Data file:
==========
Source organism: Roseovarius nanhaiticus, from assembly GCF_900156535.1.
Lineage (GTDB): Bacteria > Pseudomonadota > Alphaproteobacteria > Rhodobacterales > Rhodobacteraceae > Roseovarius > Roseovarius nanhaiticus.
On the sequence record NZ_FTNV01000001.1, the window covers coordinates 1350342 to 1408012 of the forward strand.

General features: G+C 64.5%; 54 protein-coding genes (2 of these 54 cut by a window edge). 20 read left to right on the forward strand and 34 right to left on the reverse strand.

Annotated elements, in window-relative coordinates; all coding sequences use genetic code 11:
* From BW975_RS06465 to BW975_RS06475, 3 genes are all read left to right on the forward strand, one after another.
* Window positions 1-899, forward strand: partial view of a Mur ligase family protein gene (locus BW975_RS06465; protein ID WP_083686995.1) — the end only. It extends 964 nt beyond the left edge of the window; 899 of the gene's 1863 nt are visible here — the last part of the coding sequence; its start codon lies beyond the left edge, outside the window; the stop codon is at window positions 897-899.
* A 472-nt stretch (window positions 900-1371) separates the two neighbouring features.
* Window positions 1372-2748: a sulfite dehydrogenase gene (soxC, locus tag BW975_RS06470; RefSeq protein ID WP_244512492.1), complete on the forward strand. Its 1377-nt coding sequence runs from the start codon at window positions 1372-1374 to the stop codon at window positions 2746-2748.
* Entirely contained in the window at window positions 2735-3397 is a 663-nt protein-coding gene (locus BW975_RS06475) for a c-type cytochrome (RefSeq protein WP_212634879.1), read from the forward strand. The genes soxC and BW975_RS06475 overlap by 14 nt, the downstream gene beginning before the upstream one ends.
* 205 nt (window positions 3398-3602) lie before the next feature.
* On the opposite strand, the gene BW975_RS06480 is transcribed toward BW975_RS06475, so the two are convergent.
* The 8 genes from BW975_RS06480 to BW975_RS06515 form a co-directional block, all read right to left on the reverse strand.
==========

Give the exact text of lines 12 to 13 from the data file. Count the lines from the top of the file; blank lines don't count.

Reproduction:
* On the opposite strand, the gene BW975_RS06480 is transcribed toward BW975_RS06475, so the two are convergent.
* The 8 genes from BW975_RS06480 to BW975_RS06515 form a co-directional block, all read right to left on the reverse strand.